Analysis | It’s Not Easy Being a Stock Market Villain

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It’s not easy being a short-seller. The odds are stacked against you from the outset. Stocks tend to climb over time, so unlike peers who buy stocks before they sell, you don’t have the tailwind of a rising market. Then you have to navigate a tricky risk-management dynamic: When you’re right, your stocks go down but that diminishes position size and hence your potential return; when you’re wrong, your position grows, heightening your risk. As a short seller, the maximum you can make on a stock is 100%, yet potential losses are uncapped.

If that’s not enough, there’s a stigma to taking the other side in a world where most people cheer for rising prices. In his recently published memoir, John Mack, former chief executive officer of Morgan Stanley, is clear about who he sees as the villains of the global financial crisis: “These short sellers were destroying a storied franchise, built over almost three-quarters of a century of hard work and integrity.”

Research firm Hindenburg Research has found itself subject to similar derogation after publishing a barrage of criticism against India’s Adani Group and disclosing a short position in securities linked to the group. In response, Adani branded the firm “the Madoffs of Manhattan” and argued that the report amounted to “a calculated attack on India.”

Given the challenges, it’s no wonder high-profile short sellers have given up. In 2021, Bill Ackman announced his retirement from activist short-selling. That was after losing $1 billion on Herbalife Nutrition Ltd., which nevertheless went on to underperform the index. “The moral of the story: Short selling is not a good way to make money,” he wrote last week. “But it does make for good documentaries.”

Yet, the role short-sellers fulfill in maintaining efficient capital markets is an important one. They augment liquidity, since for every short seller there is a party on the other side of the transaction willing to pay the given price. And, importantly, they do help to detect fraud.

This last function is especially pertinent. In a recent paper, researchers from the universities of Toronto, California and Chicago estimate that “on average 11% of large publicly traded firms are committing securities fraud every year.” The authors reckon that in normal times only one-third of corporate frauds are detected; in aggregate, such deception destroys 1.7% of equity value per year, equivalent to $744 billion in 2020.

While regulators, auditors and research analysts have a responsibility to combat cheating, they often lack the right incentives. Auditors are directly paid by the companies they oversee; regulators lack the resources that are available in the private sector; and research analysts don’t necessarily see it as their job. “It is an analysts’ job to sell ideas,” one told a German parliamentary inquiry into the Wirecard AG scandal. “Wirecard was one of my strongest recommendations.”

With a profit incentive, short-sellers are uniquely placed. Unlike whistle-blowers, who can win a share of penalties the Securities and Exchange Commission imposes on proven fraud cases, short-sellers are outsiders and rely on public information. Armed with sufficient curiosity and tenacity, they can get paid well to dig where others don’t want to.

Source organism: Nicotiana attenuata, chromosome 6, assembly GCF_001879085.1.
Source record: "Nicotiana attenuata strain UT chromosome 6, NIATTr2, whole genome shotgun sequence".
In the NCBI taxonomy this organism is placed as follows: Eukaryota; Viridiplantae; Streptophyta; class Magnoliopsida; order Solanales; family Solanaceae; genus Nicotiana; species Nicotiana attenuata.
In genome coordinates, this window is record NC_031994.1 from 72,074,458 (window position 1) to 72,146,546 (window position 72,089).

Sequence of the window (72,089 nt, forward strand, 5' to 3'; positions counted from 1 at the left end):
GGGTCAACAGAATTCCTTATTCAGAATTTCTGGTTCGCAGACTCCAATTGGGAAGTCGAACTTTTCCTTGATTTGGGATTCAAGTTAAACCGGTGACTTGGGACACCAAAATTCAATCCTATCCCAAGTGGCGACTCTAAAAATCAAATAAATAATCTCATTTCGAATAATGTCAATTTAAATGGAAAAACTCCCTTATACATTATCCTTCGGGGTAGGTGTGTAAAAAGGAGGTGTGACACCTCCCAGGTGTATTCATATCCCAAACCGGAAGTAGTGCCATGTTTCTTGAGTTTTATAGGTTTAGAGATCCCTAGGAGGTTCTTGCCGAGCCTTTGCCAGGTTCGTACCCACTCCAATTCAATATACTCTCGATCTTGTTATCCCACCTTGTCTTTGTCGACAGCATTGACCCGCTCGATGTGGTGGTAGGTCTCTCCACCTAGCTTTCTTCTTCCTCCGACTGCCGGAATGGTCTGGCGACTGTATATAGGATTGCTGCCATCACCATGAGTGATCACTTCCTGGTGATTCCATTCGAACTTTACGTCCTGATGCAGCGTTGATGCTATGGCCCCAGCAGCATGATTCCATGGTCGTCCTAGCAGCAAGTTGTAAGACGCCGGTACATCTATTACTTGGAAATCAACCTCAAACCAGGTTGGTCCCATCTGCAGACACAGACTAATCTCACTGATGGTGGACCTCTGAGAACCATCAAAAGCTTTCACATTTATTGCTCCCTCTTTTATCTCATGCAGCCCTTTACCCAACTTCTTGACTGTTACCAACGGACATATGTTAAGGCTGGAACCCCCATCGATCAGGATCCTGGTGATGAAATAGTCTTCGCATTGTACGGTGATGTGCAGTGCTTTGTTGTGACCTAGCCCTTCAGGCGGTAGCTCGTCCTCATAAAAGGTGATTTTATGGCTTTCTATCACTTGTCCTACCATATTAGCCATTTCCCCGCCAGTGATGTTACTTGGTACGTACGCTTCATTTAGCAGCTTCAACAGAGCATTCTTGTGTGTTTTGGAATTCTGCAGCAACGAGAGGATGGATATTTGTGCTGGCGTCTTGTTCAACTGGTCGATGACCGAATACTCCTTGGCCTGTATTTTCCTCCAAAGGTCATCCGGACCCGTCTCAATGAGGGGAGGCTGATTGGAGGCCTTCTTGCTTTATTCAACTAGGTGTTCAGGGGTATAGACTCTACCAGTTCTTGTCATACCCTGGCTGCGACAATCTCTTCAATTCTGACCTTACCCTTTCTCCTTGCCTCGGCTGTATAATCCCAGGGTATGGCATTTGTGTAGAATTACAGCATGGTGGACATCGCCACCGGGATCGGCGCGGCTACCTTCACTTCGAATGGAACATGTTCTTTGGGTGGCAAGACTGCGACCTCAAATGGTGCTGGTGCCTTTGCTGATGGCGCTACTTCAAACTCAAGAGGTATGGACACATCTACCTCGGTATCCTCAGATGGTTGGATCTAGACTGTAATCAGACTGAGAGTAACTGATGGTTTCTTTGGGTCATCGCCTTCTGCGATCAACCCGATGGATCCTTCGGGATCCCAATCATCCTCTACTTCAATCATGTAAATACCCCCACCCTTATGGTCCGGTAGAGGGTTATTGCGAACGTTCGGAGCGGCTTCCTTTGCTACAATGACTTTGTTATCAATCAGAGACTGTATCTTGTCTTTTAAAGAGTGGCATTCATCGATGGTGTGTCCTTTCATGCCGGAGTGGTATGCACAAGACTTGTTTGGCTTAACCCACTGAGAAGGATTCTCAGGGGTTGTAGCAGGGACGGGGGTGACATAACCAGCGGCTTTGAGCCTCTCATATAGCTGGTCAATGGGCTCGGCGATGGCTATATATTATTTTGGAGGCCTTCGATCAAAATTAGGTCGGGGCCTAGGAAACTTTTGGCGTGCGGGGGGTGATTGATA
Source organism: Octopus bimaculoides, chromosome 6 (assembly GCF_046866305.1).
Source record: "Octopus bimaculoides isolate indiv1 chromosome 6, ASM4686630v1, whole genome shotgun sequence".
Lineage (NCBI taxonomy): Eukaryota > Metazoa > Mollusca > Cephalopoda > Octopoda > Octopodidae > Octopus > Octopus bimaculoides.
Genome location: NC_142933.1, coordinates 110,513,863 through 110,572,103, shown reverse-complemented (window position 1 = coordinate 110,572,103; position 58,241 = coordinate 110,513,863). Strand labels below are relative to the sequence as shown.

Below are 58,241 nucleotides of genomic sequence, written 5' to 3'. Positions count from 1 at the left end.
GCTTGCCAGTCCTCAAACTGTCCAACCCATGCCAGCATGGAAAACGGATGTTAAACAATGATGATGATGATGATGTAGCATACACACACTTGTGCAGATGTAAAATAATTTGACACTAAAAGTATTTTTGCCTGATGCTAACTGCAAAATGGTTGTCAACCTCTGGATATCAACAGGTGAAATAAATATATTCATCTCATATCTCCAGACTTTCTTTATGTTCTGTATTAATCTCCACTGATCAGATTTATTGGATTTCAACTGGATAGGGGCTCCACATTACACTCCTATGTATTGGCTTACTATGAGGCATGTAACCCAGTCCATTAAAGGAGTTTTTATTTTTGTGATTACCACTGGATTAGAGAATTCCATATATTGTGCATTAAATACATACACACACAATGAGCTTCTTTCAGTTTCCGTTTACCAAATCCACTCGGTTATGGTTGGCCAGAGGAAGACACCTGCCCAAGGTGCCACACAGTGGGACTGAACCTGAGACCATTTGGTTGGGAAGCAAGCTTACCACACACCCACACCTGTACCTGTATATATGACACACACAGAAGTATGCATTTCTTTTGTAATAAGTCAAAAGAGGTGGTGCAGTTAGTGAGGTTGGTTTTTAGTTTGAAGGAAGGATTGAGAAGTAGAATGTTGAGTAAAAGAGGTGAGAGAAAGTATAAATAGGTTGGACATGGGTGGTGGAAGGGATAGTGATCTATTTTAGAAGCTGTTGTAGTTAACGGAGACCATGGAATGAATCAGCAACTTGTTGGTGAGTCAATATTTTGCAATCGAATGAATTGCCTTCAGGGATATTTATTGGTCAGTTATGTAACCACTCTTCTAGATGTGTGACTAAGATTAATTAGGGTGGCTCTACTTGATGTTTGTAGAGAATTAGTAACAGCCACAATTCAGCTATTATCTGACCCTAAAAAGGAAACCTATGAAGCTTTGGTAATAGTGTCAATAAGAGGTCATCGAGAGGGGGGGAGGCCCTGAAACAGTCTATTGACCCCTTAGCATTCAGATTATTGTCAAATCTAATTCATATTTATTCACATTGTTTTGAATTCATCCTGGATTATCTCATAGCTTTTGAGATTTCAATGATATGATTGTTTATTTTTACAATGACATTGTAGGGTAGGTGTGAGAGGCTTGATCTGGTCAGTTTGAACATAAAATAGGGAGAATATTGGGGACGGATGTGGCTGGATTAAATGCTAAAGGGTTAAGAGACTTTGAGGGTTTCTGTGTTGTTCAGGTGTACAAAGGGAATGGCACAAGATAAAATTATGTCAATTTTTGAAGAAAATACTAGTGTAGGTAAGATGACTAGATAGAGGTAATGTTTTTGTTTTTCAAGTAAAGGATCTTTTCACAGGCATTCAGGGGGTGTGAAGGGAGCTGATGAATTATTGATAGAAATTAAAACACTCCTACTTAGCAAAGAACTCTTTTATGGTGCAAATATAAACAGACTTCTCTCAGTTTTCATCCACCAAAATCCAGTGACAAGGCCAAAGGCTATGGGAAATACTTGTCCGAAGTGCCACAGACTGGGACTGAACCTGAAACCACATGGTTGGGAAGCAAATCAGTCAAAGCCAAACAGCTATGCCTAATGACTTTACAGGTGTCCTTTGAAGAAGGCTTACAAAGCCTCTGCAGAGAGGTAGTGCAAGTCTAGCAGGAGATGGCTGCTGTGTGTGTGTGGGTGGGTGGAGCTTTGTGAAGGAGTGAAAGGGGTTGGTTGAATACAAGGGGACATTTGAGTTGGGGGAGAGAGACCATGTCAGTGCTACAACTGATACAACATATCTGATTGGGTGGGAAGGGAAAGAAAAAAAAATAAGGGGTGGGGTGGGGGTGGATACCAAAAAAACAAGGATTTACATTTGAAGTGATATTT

But it’s a labor-intensive activity. Given the weight of interests on the other side, the burden of proof is high. An anonymous report that spotlighted fraud at Chinese coffee chain Luckin Coffee Inc. in early 2020 involved more than 1,500 individuals counting customers in 4,000 of the company’s stores and recording more than 11,000 hours of video, according to the Wall Street Journal. Hindenburg’s 100-page report on Adani was the culmination of a two-year investigation

In its response, Adani said many of the points made by Hindenburg are “already in the public domain” – as they should be, given rules about insider information. Adani also highlights Hindenburg’s profit motive as a conflict of interest: “Hindenburg has not published this report for any altruistic reasons but purely out of selfish motives.” Of course, the incentive also exists to feed the market with misinformation, and given the stock’s slide since the report was released, Hindenburg has made money regardless. But if it is to be in business for the long haul, the firm is equally incentivized to protect its reputation.

Aligning incentives is difficult, but the role activist short-sellers play in keeping markets fair has wide benefits that shouldn’t be discounted. There will always be cheerleaders for rising prices creating a market for over-optimistic projections and fake numbers. It’s important to have a counterweight, however much it may be maligned.

More From Bloomberg Opinion:

• Adani Saga Puts Investor Trust in India in Doubt: Andy Mukherjee

• Adani Short Seller Hindenburg Opened a Pandora’s Box: Shuli Ren

• Let’s Hope Bill Ackman Doesn’t Mellow Too Much: Chris Hughes

This column does not necessarily reflect the opinion of the editorial board or Bloomberg LP and its owners.

Marc Rubinstein is a former hedge fund manager. He is author of the weekly finance newsletter Net Interest.

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